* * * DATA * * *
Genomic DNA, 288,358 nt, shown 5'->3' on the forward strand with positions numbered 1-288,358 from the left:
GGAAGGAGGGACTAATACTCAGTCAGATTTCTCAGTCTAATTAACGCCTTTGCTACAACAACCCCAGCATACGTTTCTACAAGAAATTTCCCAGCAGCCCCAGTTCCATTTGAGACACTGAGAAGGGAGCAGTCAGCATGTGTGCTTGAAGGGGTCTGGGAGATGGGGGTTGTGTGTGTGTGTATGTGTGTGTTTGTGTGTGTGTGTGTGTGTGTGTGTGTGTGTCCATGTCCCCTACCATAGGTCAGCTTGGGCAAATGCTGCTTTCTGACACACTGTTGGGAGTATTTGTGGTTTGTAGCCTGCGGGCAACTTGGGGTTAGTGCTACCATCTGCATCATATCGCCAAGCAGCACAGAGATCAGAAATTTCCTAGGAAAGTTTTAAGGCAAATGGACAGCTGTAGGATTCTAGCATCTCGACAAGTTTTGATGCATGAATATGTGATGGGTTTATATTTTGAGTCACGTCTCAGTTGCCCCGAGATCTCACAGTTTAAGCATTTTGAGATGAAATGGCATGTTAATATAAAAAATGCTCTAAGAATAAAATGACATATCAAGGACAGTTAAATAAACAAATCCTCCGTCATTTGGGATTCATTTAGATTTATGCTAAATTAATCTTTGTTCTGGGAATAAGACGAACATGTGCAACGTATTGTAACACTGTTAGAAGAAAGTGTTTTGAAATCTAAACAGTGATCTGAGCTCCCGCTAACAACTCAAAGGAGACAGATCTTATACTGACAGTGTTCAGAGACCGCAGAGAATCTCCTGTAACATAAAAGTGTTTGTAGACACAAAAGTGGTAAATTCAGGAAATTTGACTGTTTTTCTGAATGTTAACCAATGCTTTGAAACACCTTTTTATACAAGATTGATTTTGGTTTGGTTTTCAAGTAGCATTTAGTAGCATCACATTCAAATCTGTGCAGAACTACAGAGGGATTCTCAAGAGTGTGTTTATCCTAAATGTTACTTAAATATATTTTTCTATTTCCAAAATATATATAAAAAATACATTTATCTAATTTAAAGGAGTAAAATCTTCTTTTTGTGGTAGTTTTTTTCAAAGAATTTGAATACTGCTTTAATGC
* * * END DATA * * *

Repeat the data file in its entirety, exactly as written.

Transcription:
Genomic DNA, 288,358 nt, shown 5'->3' on the forward strand with positions numbered 1-288,358 from the left:
GGAAGGAGGGACTAATACTCAGTCAGATTTCTCAGTCTAATTAACGCCTTTGCTACAACAACCCCAGCATACGTTTCTACAAGAAATTTCCCAGCAGCCCCAGTTCCATTTGAGACACTGAGAAGGGAGCAGTCAGCATGTGTGCTTGAAGGGGTCTGGGAGATGGGGGTTGTGTGTGTGTGTATGTGTGTGTTTGTGTGTGTGTGTGTGTGTGTGTGTGTGTGTCCATGTCCCCTACCATAGGTCAGCTTGGGCAAATGCTGCTTTCTGACACACTGTTGGGAGTATTTGTGGTTTGTAGCCTGCGGGCAACTTGGGGTTAGTGCTACCATCTGCATCATATCGCCAAGCAGCACAGAGATCAGAAATTTCCTAGGAAAGTTTTAAGGCAAATGGACAGCTGTAGGATTCTAGCATCTCGACAAGTTTTGATGCATGAATATGTGATGGGTTTATATTTTGAGTCACGTCTCAGTTGCCCCGAGATCTCACAGTTTAAGCATTTTGAGATGAAATGGCATGTTAATATAAAAAATGCTCTAAGAATAAAATGACATATCAAGGACAGTTAAATAAACAAATCCTCCGTCATTTGGGATTCATTTAGATTTATGCTAAATTAATCTTTGTTCTGGGAATAAGACGAACATGTGCAACGTATTGTAACACTGTTAGAAGAAAGTGTTTTGAAATCTAAACAGTGATCTGAGCTCCCGCTAACAACTCAAAGGAGACAGATCTTATACTGACAGTGTTCAGAGACCGCAGAGAATCTCCTGTAACATAAAAGTGTTTGTAGACACAAAAGTGGTAAATTCAGGAAATTTGACTGTTTTTCTGAATGTTAACCAATGCTTTGAAACACCTTTTTATACAAGATTGATTTTGGTTTGGTTTTCAAGTAGCATTTAGTAGCATCACATTCAAATCTGTGCAGAACTACAGAGGGATTCTCAAGAGTGTGTTTATCCTAAATGTTACTTAAATATATTTTTCTATTTCCAAAATATATATAAAAAATACATTTATCTAATTTAAAGGAGTAAAATCTTCTTTTTGTGGTAGTTTTTTTCAAAGAATTTGAATACTGCTTTAATGC